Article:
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Drew Eckl & Farnham, LLP
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GA 30308
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By John E. Adkisson, III
The Georgia Court of Appeals ruled on two cases involving the doctrine of continuous employment in 2017. The doctrine is most frequently applied to traveling employees.
By Charles G. Hoey
In 2018, it is difficult to imagine a lawsuit, or workers compensation claim, which does not involve electronically stored or transmitted information.
By Daniel G. Cheek
Warm weather brings Georgians outdoors to enjoy an array of recreational activities, from coastal beaches to mountain trails and sporting events.
By Jason Prine
Since at least 1980, federal law has permitted Medicare to recover payments made for medical care provided to beneficiaries when there is liability or workers' compensation insurance...
By Robert Quinn
Whether it is a defective product, an unmaintained piece of equipment, or even a security tape, failing to preserve evidence relevant to the claimant's injury may be devastating to your case.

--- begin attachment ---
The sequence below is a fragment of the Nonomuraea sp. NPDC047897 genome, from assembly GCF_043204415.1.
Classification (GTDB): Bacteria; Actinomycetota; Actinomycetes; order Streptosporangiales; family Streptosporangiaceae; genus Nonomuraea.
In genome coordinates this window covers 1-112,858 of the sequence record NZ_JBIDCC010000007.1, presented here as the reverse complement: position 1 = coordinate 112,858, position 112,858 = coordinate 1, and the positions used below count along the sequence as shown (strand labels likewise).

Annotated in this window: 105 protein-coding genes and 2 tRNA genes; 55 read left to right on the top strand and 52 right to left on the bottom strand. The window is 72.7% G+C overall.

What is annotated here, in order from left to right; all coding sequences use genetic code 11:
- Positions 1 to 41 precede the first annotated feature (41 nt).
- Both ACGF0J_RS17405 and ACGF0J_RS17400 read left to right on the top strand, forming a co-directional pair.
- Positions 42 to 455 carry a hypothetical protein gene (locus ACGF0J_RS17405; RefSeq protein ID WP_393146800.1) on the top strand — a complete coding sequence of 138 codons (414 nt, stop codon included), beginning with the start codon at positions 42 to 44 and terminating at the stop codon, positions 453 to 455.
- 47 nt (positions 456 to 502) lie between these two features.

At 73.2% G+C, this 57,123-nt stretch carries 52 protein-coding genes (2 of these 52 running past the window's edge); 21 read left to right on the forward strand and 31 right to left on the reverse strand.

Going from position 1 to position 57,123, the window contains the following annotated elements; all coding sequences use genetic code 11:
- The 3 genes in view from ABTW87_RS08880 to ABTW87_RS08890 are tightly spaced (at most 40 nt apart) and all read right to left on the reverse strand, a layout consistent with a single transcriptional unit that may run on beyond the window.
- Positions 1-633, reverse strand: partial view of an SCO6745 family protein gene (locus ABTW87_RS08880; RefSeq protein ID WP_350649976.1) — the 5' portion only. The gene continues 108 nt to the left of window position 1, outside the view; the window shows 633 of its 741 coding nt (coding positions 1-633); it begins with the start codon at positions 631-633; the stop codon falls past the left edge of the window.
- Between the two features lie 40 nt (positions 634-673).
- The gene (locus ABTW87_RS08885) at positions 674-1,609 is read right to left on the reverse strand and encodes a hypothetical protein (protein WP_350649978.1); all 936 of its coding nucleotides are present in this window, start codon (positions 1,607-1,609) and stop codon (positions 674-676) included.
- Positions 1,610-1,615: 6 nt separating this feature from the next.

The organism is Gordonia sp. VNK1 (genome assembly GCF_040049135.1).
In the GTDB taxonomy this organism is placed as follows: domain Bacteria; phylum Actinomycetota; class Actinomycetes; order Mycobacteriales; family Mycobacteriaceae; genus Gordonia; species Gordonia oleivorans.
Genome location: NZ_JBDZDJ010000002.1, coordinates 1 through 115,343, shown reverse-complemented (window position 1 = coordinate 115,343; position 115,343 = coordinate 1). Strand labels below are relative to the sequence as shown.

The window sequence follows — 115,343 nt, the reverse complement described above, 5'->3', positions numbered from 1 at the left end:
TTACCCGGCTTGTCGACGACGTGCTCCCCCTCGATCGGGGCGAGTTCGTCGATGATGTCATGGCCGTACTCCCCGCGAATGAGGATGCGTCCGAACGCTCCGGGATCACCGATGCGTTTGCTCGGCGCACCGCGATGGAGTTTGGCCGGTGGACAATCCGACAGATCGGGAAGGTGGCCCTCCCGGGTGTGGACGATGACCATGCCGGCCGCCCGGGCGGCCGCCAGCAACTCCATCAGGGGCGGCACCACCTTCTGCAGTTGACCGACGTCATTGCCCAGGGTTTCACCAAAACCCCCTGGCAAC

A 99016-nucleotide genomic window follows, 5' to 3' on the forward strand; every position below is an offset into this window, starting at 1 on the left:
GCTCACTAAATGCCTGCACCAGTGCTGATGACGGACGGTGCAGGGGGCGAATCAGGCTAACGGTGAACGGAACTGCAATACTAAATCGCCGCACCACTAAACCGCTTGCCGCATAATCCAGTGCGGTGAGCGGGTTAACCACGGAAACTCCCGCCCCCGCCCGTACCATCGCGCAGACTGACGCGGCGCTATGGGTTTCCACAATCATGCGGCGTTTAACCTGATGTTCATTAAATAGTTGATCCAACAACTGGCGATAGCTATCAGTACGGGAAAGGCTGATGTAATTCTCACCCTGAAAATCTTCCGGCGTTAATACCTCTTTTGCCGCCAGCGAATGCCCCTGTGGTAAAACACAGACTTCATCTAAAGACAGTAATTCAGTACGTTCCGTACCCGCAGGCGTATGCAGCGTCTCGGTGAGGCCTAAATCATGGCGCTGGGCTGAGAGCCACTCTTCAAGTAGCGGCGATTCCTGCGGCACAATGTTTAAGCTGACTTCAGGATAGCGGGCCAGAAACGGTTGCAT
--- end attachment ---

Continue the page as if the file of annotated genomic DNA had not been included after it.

By Bartlett Benton
In Langley v. MP Spring Lake, LLC, the Georgia Court of Appeals upheld the trial court's ruling that a residential lease contract may shorten the limitations period from the statutory two years ...
By Christopher George
In the first-party insurance context, most policies provide more than one type of coverage.
By Bryant Speed
During 2017, the Court of Appeals visited the issue of continuous employment in two opinions, Avrett Plumbing Company v. Castillo, decided March 10, 2017...
By Karen Karabinos, Eric R. Mull
Columbia alleged that Cottage made misrepresentations and/or omissions of material fact concerning its data-breach risk controls when Cottage applied for the cyber policy.
By Karen Karabinos
Fraud remains a major issue for insurance companies, since it is discovered frequently in both legitimate and bogus claims.
By Melody C. Kiella, Jennifer E. Parrott
In December 2017, many motor carriers were required to comply with the Commercial Motor Vehicle Safety Enhancement Act of 2012 (the "ELD Mandate"), which ordered that commercial motor vehicles...
By Lisa N. Higgins
Commonly known as the "apportionment statute," O.C.G.A. §51-12-33 requires that the trier of fact divide responsibility for an injury among all those that contributed to it – parties and nonparties alike.
By M. Waite Thomas
Consider the following factual scenario: A national retail and/or grocery business suspects that one of its customers is shoplifting.
By Karen Karabinos
Insurance companies investigating fraudulent claims often seek an insured's cell phone on the grounds that the data contained therein is material to its coverage investigation
By Karen Karabinos
The reptile theory, attributed to David Ball and Don Kennan, who co-authored Reptile: The 2009 Manual of the Plaintiff's Revolution (Balloon Press, 2009), is no longer used just in personal injury...